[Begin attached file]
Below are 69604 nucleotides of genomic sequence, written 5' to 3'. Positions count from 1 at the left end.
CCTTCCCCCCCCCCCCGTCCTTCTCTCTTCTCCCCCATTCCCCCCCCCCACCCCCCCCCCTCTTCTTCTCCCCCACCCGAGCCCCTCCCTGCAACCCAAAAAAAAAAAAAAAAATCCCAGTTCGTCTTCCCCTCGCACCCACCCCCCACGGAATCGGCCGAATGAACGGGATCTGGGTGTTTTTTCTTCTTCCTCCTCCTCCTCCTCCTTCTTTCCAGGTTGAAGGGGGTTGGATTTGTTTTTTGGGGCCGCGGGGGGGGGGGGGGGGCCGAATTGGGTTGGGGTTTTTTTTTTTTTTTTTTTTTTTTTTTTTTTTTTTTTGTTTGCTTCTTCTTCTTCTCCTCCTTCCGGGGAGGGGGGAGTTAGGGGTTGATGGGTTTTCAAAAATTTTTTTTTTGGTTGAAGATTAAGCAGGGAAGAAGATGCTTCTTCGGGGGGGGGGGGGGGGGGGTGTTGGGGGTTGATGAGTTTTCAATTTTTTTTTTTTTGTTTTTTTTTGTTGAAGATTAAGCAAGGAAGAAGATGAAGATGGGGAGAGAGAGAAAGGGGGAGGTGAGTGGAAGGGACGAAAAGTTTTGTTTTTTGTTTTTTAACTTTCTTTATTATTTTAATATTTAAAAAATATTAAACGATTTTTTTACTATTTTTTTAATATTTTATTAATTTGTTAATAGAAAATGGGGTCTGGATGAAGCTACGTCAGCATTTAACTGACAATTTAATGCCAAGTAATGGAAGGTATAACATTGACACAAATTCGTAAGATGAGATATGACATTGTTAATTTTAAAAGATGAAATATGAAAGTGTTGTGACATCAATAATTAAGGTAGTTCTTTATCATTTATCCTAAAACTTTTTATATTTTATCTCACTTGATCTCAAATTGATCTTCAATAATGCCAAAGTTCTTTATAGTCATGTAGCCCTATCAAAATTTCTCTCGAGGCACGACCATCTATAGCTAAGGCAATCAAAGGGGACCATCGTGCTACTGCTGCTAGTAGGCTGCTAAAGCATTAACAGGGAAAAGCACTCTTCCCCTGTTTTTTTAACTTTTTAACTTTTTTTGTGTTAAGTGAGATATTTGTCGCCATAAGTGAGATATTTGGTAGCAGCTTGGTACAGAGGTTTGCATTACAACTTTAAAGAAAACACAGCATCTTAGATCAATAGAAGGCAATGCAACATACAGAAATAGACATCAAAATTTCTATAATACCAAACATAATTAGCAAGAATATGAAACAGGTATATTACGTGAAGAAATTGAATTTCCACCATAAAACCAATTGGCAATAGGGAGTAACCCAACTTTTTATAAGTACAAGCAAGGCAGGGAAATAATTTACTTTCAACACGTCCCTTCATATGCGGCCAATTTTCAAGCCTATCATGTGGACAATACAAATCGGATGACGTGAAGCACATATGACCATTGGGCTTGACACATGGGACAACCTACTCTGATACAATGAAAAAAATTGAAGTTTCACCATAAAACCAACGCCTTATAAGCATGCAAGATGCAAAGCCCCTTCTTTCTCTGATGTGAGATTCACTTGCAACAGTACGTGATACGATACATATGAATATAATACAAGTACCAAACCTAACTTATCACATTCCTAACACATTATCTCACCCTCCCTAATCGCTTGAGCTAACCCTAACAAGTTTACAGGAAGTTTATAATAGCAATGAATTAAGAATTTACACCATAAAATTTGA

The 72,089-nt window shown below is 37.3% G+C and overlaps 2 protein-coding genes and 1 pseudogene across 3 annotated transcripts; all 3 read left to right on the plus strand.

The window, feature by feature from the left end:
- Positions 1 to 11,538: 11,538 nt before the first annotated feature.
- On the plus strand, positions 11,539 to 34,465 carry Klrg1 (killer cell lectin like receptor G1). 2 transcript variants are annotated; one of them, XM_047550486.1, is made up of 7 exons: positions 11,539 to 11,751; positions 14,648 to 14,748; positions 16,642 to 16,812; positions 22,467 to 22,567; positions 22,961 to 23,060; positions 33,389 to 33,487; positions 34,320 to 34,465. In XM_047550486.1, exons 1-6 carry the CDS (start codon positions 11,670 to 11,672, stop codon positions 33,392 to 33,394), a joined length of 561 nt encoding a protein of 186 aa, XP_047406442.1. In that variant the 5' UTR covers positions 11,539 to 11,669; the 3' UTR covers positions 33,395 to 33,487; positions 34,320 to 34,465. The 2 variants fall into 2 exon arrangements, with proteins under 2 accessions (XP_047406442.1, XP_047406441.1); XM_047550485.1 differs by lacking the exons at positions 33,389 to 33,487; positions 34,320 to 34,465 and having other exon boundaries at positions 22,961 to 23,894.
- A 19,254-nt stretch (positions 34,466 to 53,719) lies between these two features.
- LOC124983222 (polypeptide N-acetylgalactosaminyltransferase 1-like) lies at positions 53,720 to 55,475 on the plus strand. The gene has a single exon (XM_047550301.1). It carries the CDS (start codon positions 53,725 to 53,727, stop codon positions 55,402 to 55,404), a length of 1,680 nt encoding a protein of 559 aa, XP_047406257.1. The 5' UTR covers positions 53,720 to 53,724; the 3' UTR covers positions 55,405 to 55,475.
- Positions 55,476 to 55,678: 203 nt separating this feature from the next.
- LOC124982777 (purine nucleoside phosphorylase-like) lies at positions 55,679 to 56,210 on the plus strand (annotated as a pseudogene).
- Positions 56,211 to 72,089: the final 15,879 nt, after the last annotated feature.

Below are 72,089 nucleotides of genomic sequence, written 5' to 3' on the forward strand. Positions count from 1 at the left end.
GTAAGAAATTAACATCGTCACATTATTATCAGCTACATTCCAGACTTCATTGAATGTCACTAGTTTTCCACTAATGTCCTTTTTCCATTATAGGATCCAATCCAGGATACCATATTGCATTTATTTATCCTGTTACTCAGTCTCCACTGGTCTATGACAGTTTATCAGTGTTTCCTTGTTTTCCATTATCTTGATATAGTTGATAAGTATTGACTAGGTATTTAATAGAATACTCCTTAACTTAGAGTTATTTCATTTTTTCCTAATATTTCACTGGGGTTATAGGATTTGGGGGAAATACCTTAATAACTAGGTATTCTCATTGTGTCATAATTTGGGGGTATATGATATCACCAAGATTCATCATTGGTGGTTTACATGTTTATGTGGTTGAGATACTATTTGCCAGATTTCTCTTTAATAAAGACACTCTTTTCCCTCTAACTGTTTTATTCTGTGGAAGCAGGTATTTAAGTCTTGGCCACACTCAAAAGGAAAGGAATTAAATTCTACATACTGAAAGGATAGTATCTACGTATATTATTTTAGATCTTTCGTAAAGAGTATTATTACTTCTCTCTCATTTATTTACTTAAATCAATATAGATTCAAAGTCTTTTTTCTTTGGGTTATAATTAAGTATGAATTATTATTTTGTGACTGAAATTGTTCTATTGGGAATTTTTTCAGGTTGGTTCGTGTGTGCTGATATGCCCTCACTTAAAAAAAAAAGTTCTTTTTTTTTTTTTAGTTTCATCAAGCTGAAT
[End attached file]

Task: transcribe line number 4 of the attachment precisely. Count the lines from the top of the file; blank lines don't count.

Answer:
The window, feature by feature from the left end: